The Super Bowl on ABC wasn't a very good show because the game itself left one with a queasy feeling. The officials took the victory into their hands and handed it to the Steelers. I'm not saying they did it for nefarious reasons, but they did it all the same. They took away two touchdowns from the Seahawks on bad penalty calls, calls so bad that even the commentators, who don't usually like to criticize officials, denounced them. One can say that it's just a football game and that there are always going to be mistakes by officials. And that's true. But when an athletic contest is pumped up to the level the Super Bowl is, the least we have the right to expect is fairness and competence from the officials. The Seahawks contributed to their own downfall by giving up three big plays that an effective defense should never have allowed. Still, they probably would have won had they not had to fend off the officials as well as the Steelers. This game, I suspect, will go down in sports history not for the play but for the actions of the officials. And that's too bad for the Steelers as well as for the Seahawks.  (Posted, 2/6/06)

~     ~     ~     ~     ~     ~     ~     ~     ~     ~      ~     ~     ~     ~     ~     ~     ~     ~     ~     ~     ~

We've had another sexually suggestive segment on TV. It's unbelievable, isn't it? ABC led off Monday Night Football (November 15, 2004) in the Eagles' dressing room, with Nicolette Sheridan of Desperate Housewives clad only in a towel. Ms. Sheridan was talking to Eagles star Terrell Owens. And, then -- horror of horrors -- she dropped the towel and moved forward to embrace Mr. Owens. True, viewers saw only Ms. Sheridan's upper back, but it was suggestive, don't you see? And that was the really horrible item. Pittsburgh Steelers' owner Dan Rooney revealed his innocent purity by saying, "It was the most disgraceful thing I've ever seen." ABC has admitted the error of its ways and begun a series of profuse and humble apologies. Terrell Owens, however, hasn't said anything. He caught three touchdown passes that night. Given the general religious tenor of professional football, he might be thinking that Ms. Sheridan's appearance was a gift from God.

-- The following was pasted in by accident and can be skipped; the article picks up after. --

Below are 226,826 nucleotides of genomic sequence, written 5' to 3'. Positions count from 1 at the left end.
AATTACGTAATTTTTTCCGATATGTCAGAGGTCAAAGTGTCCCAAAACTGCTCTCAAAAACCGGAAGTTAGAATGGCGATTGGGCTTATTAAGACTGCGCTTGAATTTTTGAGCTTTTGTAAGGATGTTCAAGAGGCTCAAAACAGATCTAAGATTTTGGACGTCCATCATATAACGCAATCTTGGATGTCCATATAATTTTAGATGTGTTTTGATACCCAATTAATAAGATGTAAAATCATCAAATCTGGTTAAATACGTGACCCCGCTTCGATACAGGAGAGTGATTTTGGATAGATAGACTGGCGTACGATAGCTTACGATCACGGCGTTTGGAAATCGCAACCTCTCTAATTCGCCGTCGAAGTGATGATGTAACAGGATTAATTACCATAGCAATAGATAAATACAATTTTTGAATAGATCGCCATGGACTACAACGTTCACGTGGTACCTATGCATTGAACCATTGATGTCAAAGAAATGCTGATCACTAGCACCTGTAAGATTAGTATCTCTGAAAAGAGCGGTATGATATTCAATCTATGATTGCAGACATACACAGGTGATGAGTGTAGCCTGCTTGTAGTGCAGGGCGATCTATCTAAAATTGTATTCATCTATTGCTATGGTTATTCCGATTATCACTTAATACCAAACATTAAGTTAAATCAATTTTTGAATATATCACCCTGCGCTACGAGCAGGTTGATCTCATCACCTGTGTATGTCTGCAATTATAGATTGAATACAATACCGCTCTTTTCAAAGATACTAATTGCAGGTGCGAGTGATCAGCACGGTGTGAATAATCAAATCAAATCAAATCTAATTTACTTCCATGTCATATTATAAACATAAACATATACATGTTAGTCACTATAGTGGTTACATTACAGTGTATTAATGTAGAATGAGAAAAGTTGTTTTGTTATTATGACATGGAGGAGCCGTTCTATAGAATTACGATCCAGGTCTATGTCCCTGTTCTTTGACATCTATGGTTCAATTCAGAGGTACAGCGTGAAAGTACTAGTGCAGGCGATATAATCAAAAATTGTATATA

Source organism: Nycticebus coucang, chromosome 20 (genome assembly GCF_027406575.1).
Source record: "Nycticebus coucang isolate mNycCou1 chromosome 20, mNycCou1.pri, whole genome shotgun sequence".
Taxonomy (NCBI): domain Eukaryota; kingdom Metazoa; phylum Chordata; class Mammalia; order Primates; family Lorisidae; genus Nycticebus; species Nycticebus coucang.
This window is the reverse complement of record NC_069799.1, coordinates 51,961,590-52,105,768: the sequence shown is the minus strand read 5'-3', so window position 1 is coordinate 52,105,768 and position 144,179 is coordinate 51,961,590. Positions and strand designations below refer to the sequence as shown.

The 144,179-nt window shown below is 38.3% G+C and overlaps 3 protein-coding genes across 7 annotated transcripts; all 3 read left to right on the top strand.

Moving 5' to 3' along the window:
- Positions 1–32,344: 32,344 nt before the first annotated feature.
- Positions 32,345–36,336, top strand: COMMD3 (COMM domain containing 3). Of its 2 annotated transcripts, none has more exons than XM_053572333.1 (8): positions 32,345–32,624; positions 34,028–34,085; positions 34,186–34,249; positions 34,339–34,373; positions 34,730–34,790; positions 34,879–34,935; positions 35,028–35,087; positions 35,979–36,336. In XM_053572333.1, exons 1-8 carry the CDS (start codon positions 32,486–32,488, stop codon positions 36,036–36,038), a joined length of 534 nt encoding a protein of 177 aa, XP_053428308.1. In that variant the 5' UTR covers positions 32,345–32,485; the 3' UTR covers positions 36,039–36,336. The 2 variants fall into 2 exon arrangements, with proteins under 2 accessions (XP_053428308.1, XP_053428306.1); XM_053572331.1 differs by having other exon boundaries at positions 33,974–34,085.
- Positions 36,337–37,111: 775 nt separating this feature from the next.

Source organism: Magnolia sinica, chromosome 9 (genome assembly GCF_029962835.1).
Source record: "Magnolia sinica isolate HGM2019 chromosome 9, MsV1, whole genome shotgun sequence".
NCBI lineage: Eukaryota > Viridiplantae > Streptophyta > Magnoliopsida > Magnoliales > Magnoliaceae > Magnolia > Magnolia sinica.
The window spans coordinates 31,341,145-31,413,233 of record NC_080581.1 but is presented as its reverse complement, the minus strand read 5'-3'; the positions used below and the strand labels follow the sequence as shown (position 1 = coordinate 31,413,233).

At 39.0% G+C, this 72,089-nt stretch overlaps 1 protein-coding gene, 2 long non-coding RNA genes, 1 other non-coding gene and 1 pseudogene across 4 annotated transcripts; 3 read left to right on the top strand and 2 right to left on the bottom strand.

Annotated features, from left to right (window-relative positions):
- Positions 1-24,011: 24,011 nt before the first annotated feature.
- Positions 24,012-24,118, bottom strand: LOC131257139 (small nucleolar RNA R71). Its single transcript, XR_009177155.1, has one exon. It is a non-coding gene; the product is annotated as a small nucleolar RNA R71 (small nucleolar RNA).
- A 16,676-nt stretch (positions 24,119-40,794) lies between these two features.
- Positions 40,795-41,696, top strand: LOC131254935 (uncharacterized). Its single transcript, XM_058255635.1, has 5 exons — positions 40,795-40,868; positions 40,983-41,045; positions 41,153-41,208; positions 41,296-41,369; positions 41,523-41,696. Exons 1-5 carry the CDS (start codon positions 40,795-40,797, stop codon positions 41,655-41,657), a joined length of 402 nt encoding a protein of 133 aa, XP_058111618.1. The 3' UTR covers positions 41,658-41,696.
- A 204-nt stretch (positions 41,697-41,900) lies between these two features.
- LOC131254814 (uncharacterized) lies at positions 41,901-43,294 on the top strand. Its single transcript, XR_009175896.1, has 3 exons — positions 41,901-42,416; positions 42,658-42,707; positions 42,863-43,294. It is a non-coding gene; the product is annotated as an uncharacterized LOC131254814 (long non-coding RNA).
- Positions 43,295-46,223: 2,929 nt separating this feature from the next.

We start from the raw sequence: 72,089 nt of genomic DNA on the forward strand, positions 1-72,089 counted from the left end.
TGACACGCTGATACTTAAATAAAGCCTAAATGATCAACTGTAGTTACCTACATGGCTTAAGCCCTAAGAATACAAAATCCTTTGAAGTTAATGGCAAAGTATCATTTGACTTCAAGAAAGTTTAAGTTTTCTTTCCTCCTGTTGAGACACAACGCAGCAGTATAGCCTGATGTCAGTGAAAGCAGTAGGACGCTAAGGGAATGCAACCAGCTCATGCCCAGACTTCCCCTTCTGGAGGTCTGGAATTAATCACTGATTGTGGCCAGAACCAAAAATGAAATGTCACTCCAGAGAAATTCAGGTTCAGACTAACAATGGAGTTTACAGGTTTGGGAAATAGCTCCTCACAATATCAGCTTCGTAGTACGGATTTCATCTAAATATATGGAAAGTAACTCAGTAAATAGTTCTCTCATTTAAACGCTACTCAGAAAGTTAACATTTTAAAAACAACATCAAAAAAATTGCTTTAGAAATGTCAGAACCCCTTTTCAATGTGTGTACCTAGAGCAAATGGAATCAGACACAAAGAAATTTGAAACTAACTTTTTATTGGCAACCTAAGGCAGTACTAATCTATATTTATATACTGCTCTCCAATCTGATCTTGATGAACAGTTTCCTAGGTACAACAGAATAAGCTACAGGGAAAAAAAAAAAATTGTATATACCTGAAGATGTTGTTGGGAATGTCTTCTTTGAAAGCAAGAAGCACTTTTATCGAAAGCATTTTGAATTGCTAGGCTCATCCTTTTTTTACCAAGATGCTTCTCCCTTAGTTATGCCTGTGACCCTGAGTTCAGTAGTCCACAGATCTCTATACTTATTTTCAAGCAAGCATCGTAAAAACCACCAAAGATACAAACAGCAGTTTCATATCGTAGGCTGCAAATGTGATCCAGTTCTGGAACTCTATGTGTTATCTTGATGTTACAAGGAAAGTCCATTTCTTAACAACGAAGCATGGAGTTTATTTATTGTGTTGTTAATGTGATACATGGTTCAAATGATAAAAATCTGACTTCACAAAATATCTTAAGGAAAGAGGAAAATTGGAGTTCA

~     ~     ~     ~     ~     ~     ~     ~     ~     ~      ~     ~     ~     ~     ~     ~     ~     ~     ~     ~     ~

With all the shifting of rosters over the off-season, I had come to the conclusion that major league baseball is so much a manipulation of money and so little a team sport that I was going to have to give up my long-standing fascination and shift to other pursuits as spring came on.  I was particularly dismayed by the way "my" team, the Atlanta Braves, had dismissed Greg Maddux, one of the finest pitchers of all time, after he had given them eleven seasons of sterling service. What could being a fan of such an organization possibly mean? I asked myself. Yet, now, on TBS, I find once again the shining green field, the crisp uniforms, the astounding skill of the players, and I feel myself being drawn in. The game itself is so good it can gleam through layers of corruption and even through the collective slime of the owners. So, I'll probably watch, even though I know that by doing it I'm supporting practices I detest.

~     ~     ~     ~     ~     ~     ~     ~     ~     ~      ~     ~     ~     ~     ~     ~     ~     ~     ~     ~     ~


Comment or Respond


©John R. Turner

All images and text on this page are the property of Word and Image of Vermont

This site is designed and managed by Neil Turner

Top of Page          Word and Image of Vermont Home
Images Rising Archive...
Word and Image of Vermont